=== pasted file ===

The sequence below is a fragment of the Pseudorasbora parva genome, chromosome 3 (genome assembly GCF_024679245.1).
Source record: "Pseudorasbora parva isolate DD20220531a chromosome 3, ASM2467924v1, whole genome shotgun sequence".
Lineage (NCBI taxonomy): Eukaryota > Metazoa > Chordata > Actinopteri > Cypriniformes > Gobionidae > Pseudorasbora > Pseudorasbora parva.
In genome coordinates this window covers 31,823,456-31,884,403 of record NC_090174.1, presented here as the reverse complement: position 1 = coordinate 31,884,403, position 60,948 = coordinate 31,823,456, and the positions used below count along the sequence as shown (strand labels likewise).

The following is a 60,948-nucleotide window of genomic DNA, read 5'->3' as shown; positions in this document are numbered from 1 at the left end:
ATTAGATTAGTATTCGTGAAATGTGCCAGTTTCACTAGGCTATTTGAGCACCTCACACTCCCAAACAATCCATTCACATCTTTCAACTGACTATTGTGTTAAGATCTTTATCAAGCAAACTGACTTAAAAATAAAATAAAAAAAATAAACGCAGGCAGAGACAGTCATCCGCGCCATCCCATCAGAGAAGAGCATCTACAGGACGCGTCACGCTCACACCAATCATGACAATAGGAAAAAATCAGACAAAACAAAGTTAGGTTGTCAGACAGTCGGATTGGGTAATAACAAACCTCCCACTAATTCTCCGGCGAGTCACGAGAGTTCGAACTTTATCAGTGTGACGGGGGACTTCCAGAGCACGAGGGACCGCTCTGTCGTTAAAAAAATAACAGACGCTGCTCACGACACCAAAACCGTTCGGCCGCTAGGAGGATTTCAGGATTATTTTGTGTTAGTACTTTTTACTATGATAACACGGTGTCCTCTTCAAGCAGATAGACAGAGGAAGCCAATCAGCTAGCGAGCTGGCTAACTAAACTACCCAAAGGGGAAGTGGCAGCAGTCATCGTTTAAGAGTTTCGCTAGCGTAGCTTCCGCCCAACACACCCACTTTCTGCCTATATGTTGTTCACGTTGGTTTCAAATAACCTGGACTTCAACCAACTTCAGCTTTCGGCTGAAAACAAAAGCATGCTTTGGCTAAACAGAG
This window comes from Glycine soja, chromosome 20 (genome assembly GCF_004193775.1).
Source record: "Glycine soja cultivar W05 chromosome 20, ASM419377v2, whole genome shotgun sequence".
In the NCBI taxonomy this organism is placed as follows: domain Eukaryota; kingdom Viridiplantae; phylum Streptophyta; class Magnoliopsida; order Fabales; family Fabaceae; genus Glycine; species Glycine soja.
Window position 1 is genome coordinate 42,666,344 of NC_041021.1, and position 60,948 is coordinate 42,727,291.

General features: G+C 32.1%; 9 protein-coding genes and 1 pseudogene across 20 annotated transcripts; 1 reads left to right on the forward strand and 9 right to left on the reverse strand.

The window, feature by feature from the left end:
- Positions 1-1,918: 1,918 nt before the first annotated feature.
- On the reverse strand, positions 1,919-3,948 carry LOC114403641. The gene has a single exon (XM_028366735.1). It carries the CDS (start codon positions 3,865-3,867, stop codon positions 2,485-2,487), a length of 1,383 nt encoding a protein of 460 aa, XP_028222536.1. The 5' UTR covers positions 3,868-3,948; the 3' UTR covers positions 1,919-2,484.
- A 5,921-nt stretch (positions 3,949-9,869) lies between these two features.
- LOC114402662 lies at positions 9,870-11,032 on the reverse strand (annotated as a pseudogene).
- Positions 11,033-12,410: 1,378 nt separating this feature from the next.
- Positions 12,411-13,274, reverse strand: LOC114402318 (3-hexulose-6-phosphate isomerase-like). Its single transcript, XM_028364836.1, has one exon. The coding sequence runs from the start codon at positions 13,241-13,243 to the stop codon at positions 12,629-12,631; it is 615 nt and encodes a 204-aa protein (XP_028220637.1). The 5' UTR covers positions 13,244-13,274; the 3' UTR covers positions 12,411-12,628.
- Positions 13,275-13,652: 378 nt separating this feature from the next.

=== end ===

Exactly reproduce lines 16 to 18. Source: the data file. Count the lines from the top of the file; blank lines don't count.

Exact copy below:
- LOC114402662 lies at positions 9,870-11,032 on the reverse strand (annotated as a pseudogene).
- Positions 11,033-12,410: 1,378 nt separating this feature from the next.
- Positions 12,411-13,274, reverse strand: LOC114402318 (3-hexulose-6-phosphate isomerase-like). Its single transcript, XM_028364836.1, has one exon. The coding sequence runs from the start codon at positions 13,241-13,243 to the stop codon at positions 12,629-12,631; it is 615 nt and encodes a 204-aa protein (XP_028220637.1). The 5' UTR covers positions 13,244-13,274; the 3' UTR covers positions 12,411-12,628.